Clinical trial technology
Technology has undergone a revolution in functionality, cost and popularity over the past decade, driven by the widespread availability of the internet and personal computers. CROs now have to provide sophisticated solutions to meet the evolving expectations of the sponsor, the investigator and the patient, with increasing expectations for real-time access to data and information. These expectations include the optimization of patient enrolment, reduction of screening failures, minimization of monitoring costs, adjudication of data in real time for endpoints, assessment of safety data for trends and outliers in real-time and the optimization of transparency and data access. CROs need to meet these expectations to be able to show real value added benefit.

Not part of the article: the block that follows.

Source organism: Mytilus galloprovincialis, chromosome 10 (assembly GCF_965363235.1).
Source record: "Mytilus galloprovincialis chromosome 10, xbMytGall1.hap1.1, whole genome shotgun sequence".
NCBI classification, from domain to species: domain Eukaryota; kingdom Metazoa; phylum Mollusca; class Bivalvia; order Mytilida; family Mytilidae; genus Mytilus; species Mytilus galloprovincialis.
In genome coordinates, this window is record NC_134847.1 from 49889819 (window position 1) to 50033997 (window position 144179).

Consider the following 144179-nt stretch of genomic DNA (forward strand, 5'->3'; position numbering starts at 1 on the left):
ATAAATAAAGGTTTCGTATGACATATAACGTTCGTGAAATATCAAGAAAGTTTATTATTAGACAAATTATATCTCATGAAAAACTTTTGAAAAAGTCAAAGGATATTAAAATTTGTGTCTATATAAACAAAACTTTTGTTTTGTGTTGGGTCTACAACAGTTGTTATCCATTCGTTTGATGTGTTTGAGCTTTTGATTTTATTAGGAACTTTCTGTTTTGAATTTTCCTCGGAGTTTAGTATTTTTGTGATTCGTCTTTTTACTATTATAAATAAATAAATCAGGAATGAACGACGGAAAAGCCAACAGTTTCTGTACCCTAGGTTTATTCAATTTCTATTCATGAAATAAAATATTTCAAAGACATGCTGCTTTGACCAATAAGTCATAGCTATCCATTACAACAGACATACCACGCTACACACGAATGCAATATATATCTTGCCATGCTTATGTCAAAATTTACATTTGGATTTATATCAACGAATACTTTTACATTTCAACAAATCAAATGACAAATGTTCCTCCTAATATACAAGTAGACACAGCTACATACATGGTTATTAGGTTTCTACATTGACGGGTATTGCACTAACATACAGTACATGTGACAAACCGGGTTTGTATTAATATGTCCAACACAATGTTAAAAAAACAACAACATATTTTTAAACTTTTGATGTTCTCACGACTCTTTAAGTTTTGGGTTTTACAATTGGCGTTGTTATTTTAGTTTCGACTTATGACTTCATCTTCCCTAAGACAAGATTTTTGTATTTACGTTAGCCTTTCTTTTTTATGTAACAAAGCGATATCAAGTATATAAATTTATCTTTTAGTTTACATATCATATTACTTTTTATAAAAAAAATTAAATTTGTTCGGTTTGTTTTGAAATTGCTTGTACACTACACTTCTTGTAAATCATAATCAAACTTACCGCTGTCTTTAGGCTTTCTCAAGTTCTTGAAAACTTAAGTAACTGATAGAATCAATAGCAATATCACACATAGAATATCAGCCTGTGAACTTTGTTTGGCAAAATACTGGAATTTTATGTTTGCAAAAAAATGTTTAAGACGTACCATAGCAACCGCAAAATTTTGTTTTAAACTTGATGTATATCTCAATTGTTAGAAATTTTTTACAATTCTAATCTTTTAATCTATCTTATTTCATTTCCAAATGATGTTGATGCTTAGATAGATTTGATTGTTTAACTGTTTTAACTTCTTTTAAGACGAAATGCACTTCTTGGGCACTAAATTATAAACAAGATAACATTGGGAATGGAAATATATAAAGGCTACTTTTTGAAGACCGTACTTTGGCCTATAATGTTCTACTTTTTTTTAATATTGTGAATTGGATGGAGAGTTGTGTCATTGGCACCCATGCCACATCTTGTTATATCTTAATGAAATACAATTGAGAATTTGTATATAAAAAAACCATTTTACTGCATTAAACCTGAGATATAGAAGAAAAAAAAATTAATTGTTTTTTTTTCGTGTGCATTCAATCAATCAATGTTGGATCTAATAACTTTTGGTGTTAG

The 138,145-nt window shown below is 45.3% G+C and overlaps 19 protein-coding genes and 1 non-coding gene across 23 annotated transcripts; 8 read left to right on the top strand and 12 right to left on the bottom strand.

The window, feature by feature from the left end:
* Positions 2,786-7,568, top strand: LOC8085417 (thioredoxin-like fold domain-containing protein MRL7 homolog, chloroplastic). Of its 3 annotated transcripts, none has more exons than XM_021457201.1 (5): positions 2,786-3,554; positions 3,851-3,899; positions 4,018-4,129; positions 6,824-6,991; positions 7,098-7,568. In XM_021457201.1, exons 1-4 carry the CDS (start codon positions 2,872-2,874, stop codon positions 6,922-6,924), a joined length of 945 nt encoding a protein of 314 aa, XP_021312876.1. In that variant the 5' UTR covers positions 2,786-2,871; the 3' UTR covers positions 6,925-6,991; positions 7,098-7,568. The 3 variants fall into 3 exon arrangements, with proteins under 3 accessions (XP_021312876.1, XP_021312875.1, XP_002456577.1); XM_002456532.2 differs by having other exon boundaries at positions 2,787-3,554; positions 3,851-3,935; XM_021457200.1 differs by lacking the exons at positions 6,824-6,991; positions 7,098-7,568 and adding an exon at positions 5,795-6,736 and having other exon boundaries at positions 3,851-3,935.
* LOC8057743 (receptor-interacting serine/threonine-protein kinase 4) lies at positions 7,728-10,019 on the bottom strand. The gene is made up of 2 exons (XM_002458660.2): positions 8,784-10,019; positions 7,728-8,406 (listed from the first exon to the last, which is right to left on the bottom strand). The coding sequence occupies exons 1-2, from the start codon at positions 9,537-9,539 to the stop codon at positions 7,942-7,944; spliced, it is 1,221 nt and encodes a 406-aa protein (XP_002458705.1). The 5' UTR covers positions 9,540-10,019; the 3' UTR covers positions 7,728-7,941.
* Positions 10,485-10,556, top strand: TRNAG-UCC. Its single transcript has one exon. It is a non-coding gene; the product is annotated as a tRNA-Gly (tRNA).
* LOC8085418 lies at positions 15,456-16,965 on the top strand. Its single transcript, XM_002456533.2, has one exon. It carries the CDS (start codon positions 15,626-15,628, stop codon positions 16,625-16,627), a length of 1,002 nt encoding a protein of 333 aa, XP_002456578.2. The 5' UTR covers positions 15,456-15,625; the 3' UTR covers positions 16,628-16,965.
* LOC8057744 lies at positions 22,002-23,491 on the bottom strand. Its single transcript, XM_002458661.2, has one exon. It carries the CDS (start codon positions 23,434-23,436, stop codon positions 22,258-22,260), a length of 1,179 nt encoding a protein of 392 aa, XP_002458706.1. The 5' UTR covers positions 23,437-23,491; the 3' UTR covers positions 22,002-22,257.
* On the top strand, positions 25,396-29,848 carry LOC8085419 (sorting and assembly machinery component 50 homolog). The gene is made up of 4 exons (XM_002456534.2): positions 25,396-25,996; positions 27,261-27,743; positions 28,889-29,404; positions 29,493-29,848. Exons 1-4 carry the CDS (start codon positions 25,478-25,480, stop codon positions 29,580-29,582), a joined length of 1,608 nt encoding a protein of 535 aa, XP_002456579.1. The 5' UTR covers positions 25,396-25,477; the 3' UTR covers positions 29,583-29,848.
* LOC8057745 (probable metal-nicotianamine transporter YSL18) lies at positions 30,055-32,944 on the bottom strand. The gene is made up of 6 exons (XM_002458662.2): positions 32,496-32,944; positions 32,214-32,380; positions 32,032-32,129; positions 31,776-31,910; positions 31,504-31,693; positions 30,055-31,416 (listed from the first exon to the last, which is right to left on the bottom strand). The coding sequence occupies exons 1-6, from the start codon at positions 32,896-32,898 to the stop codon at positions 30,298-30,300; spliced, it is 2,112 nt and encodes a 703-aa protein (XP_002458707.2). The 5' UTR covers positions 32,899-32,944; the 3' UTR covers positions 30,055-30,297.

The use of technology in clinical research mirrors the changes occurring in clinical practice, with the increasing and widespread use of electronic medical/health records (EMRs/EHRs). The use of EMRs has several benefits for CROs conducting trials: it can greatly accelerate the process of patient recruitment, reach patient groups not previously well represented in studies and make screening for potential subjects faster and more methodical. In addition, EMRs can facilitate access to data from other doctors involved in the patient's care. The use of EMRs has the additional benefit of making investigators more comfortable working in an electronic environment for data entry and communication, potentially reducing data entry errors in EDC and other systems.